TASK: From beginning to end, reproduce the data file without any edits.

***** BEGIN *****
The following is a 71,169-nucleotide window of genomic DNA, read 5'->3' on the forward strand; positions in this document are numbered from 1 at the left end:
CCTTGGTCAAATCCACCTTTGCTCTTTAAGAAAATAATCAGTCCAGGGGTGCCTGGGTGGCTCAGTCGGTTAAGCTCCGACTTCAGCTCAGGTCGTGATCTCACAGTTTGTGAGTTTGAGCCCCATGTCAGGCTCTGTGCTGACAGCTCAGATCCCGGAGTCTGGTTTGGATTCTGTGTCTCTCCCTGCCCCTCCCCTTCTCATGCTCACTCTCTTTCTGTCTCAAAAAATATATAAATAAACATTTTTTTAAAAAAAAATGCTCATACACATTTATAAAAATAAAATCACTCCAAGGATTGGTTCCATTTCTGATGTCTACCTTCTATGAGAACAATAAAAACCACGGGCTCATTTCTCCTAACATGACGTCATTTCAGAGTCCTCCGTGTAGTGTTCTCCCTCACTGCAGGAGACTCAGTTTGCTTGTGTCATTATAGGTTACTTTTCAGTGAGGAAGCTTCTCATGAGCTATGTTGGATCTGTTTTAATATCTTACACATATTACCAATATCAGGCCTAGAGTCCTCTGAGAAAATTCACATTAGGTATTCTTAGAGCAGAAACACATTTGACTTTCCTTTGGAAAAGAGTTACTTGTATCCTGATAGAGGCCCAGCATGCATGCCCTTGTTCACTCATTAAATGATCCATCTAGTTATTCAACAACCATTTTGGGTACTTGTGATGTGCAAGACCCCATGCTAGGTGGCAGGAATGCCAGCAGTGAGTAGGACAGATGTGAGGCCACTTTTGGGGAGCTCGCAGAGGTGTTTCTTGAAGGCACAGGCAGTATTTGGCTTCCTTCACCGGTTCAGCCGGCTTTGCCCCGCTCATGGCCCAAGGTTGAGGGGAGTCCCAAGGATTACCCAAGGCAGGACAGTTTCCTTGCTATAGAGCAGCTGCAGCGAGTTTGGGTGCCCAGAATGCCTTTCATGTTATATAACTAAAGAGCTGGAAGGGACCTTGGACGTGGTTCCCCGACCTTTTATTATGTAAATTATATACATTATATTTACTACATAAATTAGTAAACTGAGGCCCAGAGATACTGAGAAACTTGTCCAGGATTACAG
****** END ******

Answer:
The following is a 71,169-nucleotide window of genomic DNA, read 5'->3' on the forward strand; positions in this document are numbered from 1 at the left end:
CCTTGGTCAAATCCACCTTTGCTCTTTAAGAAAATAATCAGTCCAGGGGTGCCTGGGTGGCTCAGTCGGTTAAGCTCCGACTTCAGCTCAGGTCGTGATCTCACAGTTTGTGAGTTTGAGCCCCATGTCAGGCTCTGTGCTGACAGCTCAGATCCCGGAGTCTGGTTTGGATTCTGTGTCTCTCCCTGCCCCTCCCCTTCTCATGCTCACTCTCTTTCTGTCTCAAAAAATATATAAATAAACATTTTTTTAAAAAAAAATGCTCATACACATTTATAAAAATAAAATCACTCCAAGGATTGGTTCCATTTCTGATGTCTACCTTCTATGAGAACAATAAAAACCACGGGCTCATTTCTCCTAACATGACGTCATTTCAGAGTCCTCCGTGTAGTGTTCTCCCTCACTGCAGGAGACTCAGTTTGCTTGTGTCATTATAGGTTACTTTTCAGTGAGGAAGCTTCTCATGAGCTATGTTGGATCTGTTTTAATATCTTACACATATTACCAATATCAGGCCTAGAGTCCTCTGAGAAAATTCACATTAGGTATTCTTAGAGCAGAAACACATTTGACTTTCCTTTGGAAAAGAGTTACTTGTATCCTGATAGAGGCCCAGCATGCATGCCCTTGTTCACTCATTAAATGATCCATCTAGTTATTCAACAACCATTTTGGGTACTTGTGATGTGCAAGACCCCATGCTAGGTGGCAGGAATGCCAGCAGTGAGTAGGACAGATGTGAGGCCACTTTTGGGGAGCTCGCAGAGGTGTTTCTTGAAGGCACAGGCAGTATTTGGCTTCCTTCACCGGTTCAGCCGGCTTTGCCCCGCTCATGGCCCAAGGTTGAGGGGAGTCCCAAGGATTACCCAAGGCAGGACAGTTTCCTTGCTATAGAGCAGCTGCAGCGAGTTTGGGTGCCCAGAATGCCTTTCATGTTATATAACTAAAGAGCTGGAAGGGACCTTGGACGTGGTTCCCCGACCTTTTATTATGTAAATTATATACATTATATTTACTACATAAATTAGTAAACTGAGGCCCAGAGATACTGAGAAACTTGTCCAGGATTACAG